rangers avalanche henrik lundqvist

Some days are difficult, whatever that might mean for you.  We might have too much going on in our lives, innumerable stressors that make it difficult to see the bright side of things or find a reason to smile. Especially this time of year, as the holiday season ramps up and we find ourselves coping with the dreary nights that accompany the change in season, things can be harder than they have to be. Some days, to put it simply, we need hockey.

The Rangers were ready and able to fulfill that need for the better part of the last decade. Night in and night out, Henrik Lundqvist led the Blueshirts onto the ice and gave them a chance to win, with the team in front of him for the most part matching his drive and intensity. For roughly ten years the Rangers were able to deliver triumph after triumph, coming within one game of the Presidents’ Trophy in 2012 and hitting that mark in 2014.

Obviously, we know that this isn’t the most probable scenario for the next couple of years. Given the decline of the 2010’s Rangers, the rebuild that we find ourselves knee-deep in, and the overarching imperative of getting high draft picks, making the right trades, and landing prized free agents looming large over the short-term serotonin rush of winning in the here and now. Still, we’ve had a decent taste of that winning flavor this past month and change, although it’s begun to sour again.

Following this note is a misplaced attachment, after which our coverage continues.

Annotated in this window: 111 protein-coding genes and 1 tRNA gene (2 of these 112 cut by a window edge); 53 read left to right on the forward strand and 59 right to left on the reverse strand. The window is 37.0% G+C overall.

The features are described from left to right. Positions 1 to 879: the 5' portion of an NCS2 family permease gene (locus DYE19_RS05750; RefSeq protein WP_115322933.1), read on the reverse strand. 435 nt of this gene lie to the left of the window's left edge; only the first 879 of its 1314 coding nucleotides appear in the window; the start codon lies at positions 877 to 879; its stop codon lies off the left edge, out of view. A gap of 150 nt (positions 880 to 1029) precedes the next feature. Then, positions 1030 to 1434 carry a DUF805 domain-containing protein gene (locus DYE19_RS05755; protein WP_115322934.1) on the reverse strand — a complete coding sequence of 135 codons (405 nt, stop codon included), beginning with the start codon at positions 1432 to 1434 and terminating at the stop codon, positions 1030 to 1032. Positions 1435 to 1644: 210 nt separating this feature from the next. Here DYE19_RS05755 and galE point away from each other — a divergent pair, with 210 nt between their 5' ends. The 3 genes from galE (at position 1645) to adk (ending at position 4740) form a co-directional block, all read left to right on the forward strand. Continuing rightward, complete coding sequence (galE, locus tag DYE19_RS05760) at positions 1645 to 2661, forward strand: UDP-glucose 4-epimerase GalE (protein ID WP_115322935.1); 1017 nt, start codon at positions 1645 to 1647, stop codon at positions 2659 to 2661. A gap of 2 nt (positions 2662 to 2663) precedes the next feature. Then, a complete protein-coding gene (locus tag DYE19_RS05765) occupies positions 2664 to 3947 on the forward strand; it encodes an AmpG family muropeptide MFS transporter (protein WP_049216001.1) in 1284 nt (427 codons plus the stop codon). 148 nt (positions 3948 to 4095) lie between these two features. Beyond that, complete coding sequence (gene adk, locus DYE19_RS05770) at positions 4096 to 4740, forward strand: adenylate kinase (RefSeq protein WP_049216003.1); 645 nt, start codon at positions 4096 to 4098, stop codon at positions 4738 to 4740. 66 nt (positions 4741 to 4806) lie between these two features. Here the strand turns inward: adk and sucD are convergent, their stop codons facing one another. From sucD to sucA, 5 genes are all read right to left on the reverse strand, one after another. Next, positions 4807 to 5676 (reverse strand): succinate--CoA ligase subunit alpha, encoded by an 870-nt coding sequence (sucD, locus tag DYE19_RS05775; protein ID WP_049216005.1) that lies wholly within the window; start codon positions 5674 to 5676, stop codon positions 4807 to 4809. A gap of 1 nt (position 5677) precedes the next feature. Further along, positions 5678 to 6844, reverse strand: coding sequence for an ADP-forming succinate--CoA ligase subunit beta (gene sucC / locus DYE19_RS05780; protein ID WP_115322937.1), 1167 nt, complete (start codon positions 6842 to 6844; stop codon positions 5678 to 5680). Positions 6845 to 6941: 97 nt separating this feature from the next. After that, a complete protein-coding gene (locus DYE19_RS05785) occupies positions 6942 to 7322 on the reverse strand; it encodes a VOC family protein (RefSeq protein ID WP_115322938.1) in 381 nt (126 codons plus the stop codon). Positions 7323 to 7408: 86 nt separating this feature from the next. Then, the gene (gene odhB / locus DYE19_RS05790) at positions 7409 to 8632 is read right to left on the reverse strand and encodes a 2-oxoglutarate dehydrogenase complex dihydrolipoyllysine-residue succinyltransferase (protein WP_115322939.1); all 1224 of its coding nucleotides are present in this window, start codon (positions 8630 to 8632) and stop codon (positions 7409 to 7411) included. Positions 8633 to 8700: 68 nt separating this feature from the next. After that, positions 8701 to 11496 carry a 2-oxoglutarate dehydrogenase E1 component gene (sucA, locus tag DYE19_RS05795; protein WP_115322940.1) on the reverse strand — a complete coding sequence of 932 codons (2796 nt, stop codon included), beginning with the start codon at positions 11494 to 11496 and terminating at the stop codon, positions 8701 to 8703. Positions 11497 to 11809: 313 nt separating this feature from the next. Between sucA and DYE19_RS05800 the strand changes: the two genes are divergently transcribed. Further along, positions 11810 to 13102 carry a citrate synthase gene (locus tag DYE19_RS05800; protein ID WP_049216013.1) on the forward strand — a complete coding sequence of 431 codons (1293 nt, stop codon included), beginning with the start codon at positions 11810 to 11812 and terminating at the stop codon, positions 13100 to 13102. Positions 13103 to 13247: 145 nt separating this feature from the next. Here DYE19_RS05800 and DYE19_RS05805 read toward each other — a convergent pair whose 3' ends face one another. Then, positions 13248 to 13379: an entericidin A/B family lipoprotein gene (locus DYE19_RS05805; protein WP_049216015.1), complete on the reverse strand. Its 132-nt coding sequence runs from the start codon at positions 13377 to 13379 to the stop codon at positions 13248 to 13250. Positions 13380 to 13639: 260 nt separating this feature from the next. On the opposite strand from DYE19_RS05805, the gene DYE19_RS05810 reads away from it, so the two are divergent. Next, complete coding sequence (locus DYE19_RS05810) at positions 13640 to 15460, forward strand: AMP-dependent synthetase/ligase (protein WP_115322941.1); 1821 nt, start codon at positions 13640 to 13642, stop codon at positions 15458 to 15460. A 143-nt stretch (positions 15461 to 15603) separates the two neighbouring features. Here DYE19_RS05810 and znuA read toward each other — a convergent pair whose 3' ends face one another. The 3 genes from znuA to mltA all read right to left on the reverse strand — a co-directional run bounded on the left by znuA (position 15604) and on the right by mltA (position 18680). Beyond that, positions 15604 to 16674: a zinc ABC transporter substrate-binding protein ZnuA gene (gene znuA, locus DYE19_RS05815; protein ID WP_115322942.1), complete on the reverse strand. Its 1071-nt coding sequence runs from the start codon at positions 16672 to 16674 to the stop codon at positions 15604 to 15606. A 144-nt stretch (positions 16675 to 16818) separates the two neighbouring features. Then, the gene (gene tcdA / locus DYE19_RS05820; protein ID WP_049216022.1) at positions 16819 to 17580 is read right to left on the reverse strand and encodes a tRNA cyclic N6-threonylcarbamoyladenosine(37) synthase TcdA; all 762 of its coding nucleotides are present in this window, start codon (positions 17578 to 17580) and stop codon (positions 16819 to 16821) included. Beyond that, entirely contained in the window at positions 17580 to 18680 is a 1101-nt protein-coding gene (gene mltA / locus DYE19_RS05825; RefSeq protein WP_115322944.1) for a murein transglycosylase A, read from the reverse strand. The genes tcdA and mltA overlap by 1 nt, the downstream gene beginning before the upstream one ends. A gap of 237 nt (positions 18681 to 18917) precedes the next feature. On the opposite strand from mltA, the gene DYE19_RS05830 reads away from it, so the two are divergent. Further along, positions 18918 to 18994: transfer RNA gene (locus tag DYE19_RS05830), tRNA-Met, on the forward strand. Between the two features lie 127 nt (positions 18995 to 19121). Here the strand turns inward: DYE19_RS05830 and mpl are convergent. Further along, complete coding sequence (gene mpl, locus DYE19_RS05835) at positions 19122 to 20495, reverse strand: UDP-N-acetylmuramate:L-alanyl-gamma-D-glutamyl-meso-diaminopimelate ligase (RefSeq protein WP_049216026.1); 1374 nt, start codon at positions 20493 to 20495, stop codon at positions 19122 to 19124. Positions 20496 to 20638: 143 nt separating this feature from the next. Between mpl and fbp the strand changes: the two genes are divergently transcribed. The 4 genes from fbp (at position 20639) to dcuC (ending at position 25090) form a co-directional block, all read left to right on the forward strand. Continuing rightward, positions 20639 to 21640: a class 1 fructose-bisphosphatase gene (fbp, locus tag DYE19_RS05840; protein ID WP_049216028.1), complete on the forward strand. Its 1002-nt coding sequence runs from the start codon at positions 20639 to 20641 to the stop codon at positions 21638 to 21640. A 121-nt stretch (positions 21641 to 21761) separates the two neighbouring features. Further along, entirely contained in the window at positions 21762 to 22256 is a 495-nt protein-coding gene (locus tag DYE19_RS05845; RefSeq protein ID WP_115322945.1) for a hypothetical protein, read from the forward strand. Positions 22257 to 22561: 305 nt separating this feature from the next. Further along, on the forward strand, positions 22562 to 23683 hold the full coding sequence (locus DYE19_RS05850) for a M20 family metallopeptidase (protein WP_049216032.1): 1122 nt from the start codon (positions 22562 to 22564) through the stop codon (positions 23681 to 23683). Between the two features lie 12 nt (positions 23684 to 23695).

This is totally expected by anyone with a decent eye for hockey, but it’s caused something vaguely schismatic to occur in the Rangers community. We know and want the Rangers to succeed long term, but we also know deep down that hockey is more than just a game. On those hard days throughout the long winter, a Rangers’ win satisfies like almost nothing else. It’s tough then to reconcile the two mindsets, and creates a tension.

This tension probably can’t be resolved, but it’s still worthwhile to identify and name it, to be upfront about what’s going on in our collective conscience, and to cool off the temper that flares when somebody “just doesn’t get it.” We can all walk and chew gum, and even though we might want to only do one or the other, harboring two mindsets is no less wise that any other perspective.

I know I’ve written before about how it wouldn’t hurt the Rangers to get worse on their way to drafting Jack Hughes or Kaapo Kakko, but there’s also so much we can’t control. Aside from the fact that the draft is a literal crapshoot – remember the year that the Devils got the 1st overall? That kid is still on his ELC – there’s other things we can’t control as well. We can’t control when we struggle, or when life piles on everything it’s got to burden our backs. We can’t control when we need hockey the most, and we can’t control how relieving it feels when everything goes our way.

What’s tough is that on the days that just beg for that old-timey win song and the stick salute at center-ice, other people may not require such a lift. Things don’t always line up neatly, and we inevitably will find ourselves in different headspaces than others depending on the evening. Friction is somewhat unavoidable, but I will say this: I hope whenever you need it, these Rangers deliver for you.


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